Dr Liara T'Soni scanned another ruin on Feros with her old Federation-issue tricorder. While she preferred omni-tools for a considerable amount of her work, Federation science tricorders were pretty handy at their job - even if they did feel a bit unwieldy by comparison to the entirely digital and holographic omni-tool.
She was just beginning a series of expeditions to study the extinction of the Prothean species. While there were few in Citadel Space willing to fund her (as if only being in her early hundreds was actually a good reason to deny her the chance to prove her theories!), the Federation Archaeology Commission had seen the potential value of her work, and agreed to send her on an expedition. They had even paired her with Professor T'Sal of Vulcan, a noted expert in the Federation on Prothean ruins.
T'Sal was a severe looking woman, her short hair cut in an efficient bowl cut. She was cold and bluntly logical, approaching everything analytically.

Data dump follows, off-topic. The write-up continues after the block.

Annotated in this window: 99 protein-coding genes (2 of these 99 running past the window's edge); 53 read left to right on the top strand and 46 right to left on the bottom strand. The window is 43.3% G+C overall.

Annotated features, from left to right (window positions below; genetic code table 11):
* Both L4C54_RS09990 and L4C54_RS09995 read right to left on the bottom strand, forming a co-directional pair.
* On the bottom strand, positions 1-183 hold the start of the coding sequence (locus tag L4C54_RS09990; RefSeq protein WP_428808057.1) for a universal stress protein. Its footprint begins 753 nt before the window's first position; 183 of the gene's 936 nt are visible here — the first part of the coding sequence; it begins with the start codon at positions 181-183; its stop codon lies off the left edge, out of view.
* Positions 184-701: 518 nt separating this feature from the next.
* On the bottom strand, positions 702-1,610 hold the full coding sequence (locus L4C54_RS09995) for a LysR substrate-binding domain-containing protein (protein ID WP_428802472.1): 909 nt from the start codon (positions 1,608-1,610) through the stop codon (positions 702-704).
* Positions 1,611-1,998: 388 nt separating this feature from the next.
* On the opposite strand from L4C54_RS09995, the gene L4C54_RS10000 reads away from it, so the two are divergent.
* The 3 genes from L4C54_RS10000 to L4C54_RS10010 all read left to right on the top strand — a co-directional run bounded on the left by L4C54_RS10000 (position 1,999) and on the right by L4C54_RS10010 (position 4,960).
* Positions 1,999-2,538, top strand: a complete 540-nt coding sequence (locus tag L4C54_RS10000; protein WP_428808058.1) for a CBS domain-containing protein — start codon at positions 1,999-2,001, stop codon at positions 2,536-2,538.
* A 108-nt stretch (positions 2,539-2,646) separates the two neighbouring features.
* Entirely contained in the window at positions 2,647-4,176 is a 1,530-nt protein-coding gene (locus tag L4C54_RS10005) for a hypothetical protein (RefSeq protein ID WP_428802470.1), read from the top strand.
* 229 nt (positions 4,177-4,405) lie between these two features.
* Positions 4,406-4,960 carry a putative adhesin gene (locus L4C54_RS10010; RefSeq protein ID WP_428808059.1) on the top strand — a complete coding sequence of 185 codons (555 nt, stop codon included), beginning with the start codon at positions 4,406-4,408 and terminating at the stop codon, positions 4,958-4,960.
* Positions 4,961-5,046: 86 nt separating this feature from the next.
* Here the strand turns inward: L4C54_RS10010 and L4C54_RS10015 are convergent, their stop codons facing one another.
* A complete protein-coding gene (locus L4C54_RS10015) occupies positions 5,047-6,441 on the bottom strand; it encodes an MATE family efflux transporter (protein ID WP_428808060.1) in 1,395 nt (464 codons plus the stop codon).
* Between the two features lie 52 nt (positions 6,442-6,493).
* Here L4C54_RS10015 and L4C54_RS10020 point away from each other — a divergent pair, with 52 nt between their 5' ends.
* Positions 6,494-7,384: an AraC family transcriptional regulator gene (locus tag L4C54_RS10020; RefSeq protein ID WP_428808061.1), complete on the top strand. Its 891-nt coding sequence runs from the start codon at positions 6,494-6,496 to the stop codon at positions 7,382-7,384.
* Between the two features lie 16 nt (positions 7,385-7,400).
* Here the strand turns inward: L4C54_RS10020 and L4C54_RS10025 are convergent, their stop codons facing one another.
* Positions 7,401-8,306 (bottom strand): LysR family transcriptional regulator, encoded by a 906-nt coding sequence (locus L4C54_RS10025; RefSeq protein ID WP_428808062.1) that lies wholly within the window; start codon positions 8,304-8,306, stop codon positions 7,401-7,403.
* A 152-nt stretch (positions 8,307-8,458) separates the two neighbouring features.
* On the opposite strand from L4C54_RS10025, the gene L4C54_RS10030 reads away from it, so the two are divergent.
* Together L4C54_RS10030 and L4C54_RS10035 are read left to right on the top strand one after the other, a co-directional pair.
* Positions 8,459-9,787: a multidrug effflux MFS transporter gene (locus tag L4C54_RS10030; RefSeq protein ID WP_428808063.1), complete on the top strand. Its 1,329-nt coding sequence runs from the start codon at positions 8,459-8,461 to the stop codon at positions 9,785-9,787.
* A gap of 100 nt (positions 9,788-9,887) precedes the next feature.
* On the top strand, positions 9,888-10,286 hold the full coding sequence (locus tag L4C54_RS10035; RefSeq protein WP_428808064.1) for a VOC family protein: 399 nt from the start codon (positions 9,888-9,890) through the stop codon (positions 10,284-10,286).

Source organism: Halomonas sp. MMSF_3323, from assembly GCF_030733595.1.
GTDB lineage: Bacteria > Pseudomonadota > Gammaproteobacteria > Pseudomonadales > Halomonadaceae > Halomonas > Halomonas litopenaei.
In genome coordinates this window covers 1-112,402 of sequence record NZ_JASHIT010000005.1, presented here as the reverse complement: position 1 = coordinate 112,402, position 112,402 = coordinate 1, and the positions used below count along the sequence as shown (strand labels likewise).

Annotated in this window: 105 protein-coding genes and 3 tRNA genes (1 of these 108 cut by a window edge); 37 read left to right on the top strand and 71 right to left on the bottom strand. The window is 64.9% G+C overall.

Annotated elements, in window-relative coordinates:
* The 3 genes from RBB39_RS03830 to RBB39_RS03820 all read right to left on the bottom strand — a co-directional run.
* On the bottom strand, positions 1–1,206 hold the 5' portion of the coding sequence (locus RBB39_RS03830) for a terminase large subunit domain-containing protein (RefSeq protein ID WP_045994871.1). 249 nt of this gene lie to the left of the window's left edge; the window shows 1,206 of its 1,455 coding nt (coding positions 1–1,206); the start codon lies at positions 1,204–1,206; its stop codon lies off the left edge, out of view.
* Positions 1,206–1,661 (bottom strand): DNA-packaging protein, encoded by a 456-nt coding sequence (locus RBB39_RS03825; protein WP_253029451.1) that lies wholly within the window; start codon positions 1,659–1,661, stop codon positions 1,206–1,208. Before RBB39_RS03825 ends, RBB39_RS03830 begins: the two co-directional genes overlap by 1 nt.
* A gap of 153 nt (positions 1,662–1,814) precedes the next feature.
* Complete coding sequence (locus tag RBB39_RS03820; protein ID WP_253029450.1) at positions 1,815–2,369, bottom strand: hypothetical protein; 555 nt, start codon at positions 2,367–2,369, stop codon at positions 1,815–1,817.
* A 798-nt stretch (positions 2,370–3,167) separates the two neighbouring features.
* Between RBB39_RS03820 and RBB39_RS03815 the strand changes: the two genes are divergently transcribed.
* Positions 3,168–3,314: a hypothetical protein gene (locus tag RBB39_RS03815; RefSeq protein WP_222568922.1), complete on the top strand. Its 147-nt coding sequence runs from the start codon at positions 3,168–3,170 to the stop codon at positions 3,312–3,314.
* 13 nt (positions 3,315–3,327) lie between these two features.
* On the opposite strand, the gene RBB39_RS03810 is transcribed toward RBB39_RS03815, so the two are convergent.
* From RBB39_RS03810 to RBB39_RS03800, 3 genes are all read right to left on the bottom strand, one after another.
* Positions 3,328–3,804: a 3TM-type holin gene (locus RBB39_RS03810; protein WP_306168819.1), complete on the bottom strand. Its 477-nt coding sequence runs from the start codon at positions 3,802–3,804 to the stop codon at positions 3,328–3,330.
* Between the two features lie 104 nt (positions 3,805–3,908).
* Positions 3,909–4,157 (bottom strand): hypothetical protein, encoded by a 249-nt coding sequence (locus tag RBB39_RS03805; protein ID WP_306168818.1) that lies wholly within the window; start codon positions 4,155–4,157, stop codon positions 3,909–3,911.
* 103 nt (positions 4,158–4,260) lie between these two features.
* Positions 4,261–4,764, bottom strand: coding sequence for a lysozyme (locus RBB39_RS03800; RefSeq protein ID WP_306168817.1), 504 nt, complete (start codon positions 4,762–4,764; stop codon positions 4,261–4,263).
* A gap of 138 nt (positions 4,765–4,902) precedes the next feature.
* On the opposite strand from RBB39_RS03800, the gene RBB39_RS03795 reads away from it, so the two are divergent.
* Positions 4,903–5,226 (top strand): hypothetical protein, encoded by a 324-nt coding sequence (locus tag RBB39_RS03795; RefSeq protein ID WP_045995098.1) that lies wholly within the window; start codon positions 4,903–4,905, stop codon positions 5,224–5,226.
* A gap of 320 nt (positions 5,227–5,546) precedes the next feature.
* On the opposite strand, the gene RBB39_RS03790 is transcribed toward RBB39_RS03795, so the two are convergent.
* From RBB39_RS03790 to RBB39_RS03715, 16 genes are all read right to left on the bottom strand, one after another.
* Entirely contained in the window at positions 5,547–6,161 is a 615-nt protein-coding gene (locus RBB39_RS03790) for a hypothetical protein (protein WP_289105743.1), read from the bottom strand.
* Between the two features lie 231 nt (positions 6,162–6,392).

A lot of Vulcans were supposedly like that, or so Liara had heard - she had found it difficult to imagine a race so emotionless before she had met her first Vulcan. Nonetheless, the Professor was a boon to her work. T'Sal had been a student of more recent archeological treasures until recently, when after a half century studying various Alpha Quadrant civilisations, she had decided to study the Protheans. She had in fact been considering approaching Liara to assist her before the young Asari had endeavoured to contact the Archaeology Commission; her exact words when asked why had been, "your knowledge of Prothean technology and history is impressive".